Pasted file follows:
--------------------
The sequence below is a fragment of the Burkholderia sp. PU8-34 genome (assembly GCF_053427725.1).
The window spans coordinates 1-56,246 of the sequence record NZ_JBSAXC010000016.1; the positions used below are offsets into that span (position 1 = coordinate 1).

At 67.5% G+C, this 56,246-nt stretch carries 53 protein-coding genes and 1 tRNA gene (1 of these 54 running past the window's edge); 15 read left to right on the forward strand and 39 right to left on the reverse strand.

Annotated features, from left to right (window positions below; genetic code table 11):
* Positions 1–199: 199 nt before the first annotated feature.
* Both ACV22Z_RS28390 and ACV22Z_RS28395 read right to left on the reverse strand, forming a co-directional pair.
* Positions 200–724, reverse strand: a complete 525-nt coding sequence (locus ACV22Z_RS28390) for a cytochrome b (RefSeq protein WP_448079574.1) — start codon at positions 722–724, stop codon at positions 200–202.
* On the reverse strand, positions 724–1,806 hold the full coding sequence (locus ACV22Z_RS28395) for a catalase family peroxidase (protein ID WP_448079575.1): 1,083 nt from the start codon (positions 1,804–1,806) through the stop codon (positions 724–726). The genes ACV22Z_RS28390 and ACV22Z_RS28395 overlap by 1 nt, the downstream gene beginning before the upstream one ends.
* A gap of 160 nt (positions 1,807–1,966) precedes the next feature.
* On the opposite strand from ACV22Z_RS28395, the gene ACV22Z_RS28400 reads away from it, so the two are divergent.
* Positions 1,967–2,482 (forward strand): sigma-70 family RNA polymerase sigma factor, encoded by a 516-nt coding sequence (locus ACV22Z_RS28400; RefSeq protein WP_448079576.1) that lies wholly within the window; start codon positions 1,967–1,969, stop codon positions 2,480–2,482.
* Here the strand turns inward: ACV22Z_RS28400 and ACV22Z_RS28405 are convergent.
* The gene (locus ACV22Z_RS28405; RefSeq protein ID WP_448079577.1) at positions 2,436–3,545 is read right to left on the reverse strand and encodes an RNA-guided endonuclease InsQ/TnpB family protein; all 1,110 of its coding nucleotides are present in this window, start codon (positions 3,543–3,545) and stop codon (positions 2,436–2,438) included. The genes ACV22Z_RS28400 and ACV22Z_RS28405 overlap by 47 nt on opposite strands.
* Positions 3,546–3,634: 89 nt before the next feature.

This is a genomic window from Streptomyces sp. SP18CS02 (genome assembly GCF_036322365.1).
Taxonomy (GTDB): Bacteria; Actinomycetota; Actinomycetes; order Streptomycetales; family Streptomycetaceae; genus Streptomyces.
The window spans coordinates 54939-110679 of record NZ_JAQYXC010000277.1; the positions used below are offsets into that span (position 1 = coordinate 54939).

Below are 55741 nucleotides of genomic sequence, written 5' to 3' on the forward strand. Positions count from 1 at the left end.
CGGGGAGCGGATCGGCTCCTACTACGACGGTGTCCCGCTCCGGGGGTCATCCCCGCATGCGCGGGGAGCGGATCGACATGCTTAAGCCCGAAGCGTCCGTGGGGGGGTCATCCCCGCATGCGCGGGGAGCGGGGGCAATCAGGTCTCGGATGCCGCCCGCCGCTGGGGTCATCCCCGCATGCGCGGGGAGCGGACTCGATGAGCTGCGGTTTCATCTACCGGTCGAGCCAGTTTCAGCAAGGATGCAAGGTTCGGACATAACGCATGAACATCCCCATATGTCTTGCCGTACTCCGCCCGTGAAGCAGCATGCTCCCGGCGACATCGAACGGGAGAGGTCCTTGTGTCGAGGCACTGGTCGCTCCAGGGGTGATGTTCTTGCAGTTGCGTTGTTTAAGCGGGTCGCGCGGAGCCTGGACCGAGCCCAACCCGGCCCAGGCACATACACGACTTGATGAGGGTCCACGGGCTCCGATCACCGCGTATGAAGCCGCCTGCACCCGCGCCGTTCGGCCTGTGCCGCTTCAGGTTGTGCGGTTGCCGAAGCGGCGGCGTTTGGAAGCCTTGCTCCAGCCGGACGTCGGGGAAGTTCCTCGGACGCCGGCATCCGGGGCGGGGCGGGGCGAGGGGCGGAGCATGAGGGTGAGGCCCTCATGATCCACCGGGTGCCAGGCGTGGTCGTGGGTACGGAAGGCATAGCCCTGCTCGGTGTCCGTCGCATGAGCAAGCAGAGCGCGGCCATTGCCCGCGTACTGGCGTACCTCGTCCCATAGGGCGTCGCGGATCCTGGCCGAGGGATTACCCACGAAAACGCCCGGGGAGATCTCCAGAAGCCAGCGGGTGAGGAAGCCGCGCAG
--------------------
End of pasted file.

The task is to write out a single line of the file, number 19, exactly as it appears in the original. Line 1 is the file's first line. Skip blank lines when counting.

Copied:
CGGGGAGCGGATCGGCTCCTACTACGACGGTGTCCCGCTCCGGGGGTCATCCCCGCATGCGCGGGGAGCGGATCGACATGCTTAAGCCCGAAGCGTCCGTGGGGGGGTCATCCCCGCATGCGCGGGGAGCGGGGGCAATCAGGTCTCGGATGCCGCCCGCCGCTGGGGTCATCCCCGCATGCGCGGGGAGCGGACTCGATGAGCTGCGGTTTCATCTACCGGTCGAGCCAGTTTCAGCAAGGATGCAAGGTTCGGACATAACGCATGAACATCCCCATATGTCTTGCCGTACTCCGCCCGTGAAGCAGCATGCTCCCGGCGACATCGAACGGGAGAGGTCCTTGTGTCGAGGCACTGGTCGCTCCAGGGGTGATGTTCTTGCAGTTGCGTTGTTTAAGCGGGTCGCGCGGAGCCTGGACCGAGCCCAACCCGGCCCAGGCACATACACGACTTGATGAGGGTCCACGGGCTCCGATCACCGCGTATGAAGCCGCCTGCACCCGCGCCGTTCGGCCTGTGCCGCTTCAGGTTGTGCGGTTGCCGAAGCGGCGGCGTTTGGAAGCCTTGCTCCAGCCGGACGTCGGGGAAGTTCCTCGGACGCCGGCATCCGGGGCGGGGCGGGGCGAGGGGCGGAGCATGAGGGTGAGGCCCTCATGATCCACCGGGTGCCAGGCGTGGTCGTGGGTACGGAAGGCATAGCCCTGCTCGGTGTCCGTCGCATGAGCAAGCAGAGCGCGGCCATTGCCCGCGTACTGGCGTACCTCGTCCCATAGGGCGTCGCGGATCCTGGCCGAGGGATTACCCACGAAAACGCCCGGGGAGATCTCCAGAAGCCAGCGGGTGAGGAAGCCGCGCAG